If the word Faith is in the title, you can figure there’s going to be some discussion of it in the story.
Faith Bass Darling’s Last Garage Sale, Lynda Rutledge’s debut novel from Amy Einhorn Books (May 2012), doesn’t tiptoe around the issue. Nor does it stomp. Here’s a little bit about the book from the publisher:
“On the last day of the millennium, sassy Faith Bass Darling decides to have a garage sale. Why is the richest lady in Bass, Texas, a recluse for twenty years, suddenly selling off her worldly possessions? As the townspeople grab up the heirlooms, and the antiques reveal their own secret stories, a cast of characters appears to witness the sale or try to stop it. Before the day is over, they’ll all examine their roles in the Bass family saga, as well as some of life’s most imponderable questions: Do our possessions possess us? What are we without our memories? Is there life after death or second chances here on earth? And is Faith really selling that Tiffany lamp for $1?”
I’ve had the privilege of meeting Rutledge a few times in person at book events, and when I told her I was considering a blog post about the faith aspect of her novel, she grinned. She said she’d be interested to hear what I thought. Her reaction indicated she fully believes readers will make their own interpretations, and they might be completely different from anything she thought or intended as she wrote the book. This is just the kind of book I love to dig into. Serve me literature that makes me think, please.
From page one of Faith Bass Darling’s Last Garage Sale to its very last sentence, the subject of faith is clearly pivotal. Take a small town in Texas, where, as in many Texas small towns, the Baptists and the Methodists run pretty much everything, whether directly or indirectly—even the banks. Throw in a slowly dying Episcopal parish and a priest who isn’t sure about anything anymore. Add a heaping cup of tragedy and a character named Faith, and you’re going to have to deal with the topic.
Faith Bass Darling has been diagnosed with Alzheimer’s, and time has evolved into a new continuum. One minute she’s in the present; the next, she’s in the past. And she’s surrounded by all the worldly goods her family—the family who basically ran the town and the bank for years (along with the Baptists and Methodists)—collected. These possessions, some with incalculable monetary value, have become more than their physical properties. They have defined each family member and are the impetuses that changed the course of their collective lives.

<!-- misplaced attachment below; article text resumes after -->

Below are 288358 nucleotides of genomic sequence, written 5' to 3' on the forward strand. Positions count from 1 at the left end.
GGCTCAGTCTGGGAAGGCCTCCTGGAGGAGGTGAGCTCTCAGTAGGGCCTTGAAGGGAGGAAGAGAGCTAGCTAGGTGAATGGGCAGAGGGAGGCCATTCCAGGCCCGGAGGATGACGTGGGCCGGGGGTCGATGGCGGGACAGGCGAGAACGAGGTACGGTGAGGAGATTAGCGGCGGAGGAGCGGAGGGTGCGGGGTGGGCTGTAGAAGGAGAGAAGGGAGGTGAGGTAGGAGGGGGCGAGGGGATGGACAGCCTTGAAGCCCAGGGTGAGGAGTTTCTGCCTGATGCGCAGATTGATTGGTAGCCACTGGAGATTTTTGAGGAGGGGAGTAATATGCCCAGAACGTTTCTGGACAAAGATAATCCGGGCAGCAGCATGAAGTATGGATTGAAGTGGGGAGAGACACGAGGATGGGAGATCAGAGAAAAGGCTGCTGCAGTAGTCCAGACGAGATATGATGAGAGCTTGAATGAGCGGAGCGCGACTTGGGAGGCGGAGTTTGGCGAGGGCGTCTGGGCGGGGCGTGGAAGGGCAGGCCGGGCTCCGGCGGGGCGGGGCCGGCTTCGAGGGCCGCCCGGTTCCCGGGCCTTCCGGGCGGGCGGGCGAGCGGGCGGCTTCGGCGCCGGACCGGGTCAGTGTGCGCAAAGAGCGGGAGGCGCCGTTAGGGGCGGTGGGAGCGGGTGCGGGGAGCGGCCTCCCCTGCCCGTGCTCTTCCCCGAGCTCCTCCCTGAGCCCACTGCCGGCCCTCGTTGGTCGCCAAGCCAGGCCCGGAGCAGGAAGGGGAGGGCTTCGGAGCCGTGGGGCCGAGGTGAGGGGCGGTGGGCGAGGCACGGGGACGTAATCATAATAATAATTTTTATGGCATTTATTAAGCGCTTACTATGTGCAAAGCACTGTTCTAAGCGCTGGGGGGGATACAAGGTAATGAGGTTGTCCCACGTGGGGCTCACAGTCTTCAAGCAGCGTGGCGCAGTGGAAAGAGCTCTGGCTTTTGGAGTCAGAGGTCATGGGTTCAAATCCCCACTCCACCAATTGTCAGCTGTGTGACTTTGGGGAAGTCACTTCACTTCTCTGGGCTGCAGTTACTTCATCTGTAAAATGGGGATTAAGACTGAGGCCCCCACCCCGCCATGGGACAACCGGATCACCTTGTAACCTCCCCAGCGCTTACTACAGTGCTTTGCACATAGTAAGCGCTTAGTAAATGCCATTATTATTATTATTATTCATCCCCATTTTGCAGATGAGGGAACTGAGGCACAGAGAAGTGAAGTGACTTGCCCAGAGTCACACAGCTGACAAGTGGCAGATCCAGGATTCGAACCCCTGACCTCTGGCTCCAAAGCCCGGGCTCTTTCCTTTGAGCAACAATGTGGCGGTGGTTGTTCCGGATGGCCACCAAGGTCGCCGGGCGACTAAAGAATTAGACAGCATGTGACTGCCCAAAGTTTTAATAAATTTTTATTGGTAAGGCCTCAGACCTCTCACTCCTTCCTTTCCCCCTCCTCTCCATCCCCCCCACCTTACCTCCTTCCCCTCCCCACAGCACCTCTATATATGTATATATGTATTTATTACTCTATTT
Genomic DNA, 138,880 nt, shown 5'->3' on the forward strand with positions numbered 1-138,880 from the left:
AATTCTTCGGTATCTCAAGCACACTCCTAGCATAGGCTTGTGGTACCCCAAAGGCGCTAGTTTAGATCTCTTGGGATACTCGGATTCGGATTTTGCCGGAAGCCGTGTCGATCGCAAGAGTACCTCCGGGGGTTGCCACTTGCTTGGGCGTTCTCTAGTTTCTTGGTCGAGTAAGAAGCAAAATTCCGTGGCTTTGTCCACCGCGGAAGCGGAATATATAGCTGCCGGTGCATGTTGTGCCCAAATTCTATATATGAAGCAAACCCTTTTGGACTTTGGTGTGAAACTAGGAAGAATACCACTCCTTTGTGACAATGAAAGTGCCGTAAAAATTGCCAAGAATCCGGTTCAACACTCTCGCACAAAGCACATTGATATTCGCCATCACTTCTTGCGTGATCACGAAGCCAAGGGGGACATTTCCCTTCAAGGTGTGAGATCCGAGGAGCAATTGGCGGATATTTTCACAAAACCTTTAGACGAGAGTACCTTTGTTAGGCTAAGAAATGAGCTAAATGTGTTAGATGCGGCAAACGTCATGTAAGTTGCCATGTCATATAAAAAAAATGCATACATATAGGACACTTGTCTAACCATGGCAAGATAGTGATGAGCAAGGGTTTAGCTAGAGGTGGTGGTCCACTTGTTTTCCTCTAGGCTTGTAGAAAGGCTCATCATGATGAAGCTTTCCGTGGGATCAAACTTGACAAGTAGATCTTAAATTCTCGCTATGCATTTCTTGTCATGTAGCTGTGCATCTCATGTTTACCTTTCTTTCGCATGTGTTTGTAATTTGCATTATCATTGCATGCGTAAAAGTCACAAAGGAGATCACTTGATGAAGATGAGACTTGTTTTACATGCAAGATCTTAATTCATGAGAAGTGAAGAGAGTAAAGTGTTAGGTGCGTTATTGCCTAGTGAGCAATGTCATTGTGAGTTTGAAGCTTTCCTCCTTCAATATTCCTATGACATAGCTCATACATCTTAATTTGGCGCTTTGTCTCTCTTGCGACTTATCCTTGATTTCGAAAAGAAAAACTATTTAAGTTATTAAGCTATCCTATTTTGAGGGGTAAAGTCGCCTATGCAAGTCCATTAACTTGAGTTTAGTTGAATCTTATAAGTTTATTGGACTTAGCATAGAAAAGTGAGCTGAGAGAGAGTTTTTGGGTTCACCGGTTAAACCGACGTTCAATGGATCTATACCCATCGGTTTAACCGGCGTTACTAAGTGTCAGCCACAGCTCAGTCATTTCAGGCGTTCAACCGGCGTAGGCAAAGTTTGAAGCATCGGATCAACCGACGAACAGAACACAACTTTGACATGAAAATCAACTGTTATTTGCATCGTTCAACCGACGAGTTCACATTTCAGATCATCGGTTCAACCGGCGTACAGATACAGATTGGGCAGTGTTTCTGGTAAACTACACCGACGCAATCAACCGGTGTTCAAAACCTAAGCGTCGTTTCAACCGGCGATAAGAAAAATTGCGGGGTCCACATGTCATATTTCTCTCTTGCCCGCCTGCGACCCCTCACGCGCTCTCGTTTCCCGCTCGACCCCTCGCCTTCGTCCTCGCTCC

Faith has clung to these things too long. She believes she hears the voice of God—a voice, in fact, that she hasn’t heard in more than 20 years for reasons not quite clear to herself or the reader at first—telling her she will soon die, and she must rid herself of the things that have held her hostage in her huge, lonely mansion. She drags them out to her yard, one by one, and practically gives them away, much to the delight of Bass, Texas’s curious population—except for a few characters with more vested interests, whether legal or emotional, who try to convince her otherwise.
Strains of familiar passages of the Bible tickled the back of my mind as I read this novel—both the first time, all the way through, and again after I turned the last page and went back to re-read the first few. While searching for the phrases that floated in my memory, I found Matthew 19:21 (from The Message, which is a paraphrase of the original Greek and Hebrew scriptures rather than a word-for-word translation):
“If you want to give it all you’ve got,” Jesus replied, “go sell your possessions; give everything to the poor. All your wealth will then be in heaven. Then come follow me.”
It could have been that one. But maybe it was these:
Then Jesus went to work on his disciples. “Anyone who intends to come with me has to let me lead. You’re not in the driver’s seat; I am. Don’t run from suffering; embrace it. Follow me and I’ll show you how. Self-help is no help at all. Self-sacrifice is the way, my way, to finding yourself, your true self. What kind of deal is it to get everything you want but lose yourself? What could you ever trade your soul for? (Matthew 16:24-26, also from The Message)
Yes, it might have been those. Especially as I consider the rest of the story, where Faith Bass Darling—not to mention those around her—wrestles with the events that led to her being alone and lonely, surrounded only by her beautiful possessions instead of by the husband who died under mysterious circumstances, or the son who died under tragic ones, or the daughter who disappeared when it all became a little too much to deal with.
At various points, Faith turns to the Episcopal priest when she feels betrayed by her own understanding of faith, thinking he might have better answers. But the priest himself is in the midst of his own faith crisis, and their interchanges serve only to bring each of their questions into starker relief.
The reader could bring countless interpretations to what the author intended for this story to “say, ” about faith, about forgiveness, about the afterlife. I drew my own conclusions about what Faith felt she had to do to make her peace by the time the new millennium appeared. You might draw your own conclusions, too. What do you think Rutledge might have been thinking about faith as she wrote Faith’s story?
I do know this to be true: one friend who read the book said, “Lynda Rutledge has written one of the most tender, holy end-of-life scenes I’ve ever read. ”
Julie Kibler’s debut novel, Calling Me Home, will be published by St. Martin’s Press in February 2013. She lives in Texas and is currently writing her next novel. She likes books, movies, and music that make her think about the hard questions. You may find her online at her website, on her group blog, What Women Write, and on Facebook.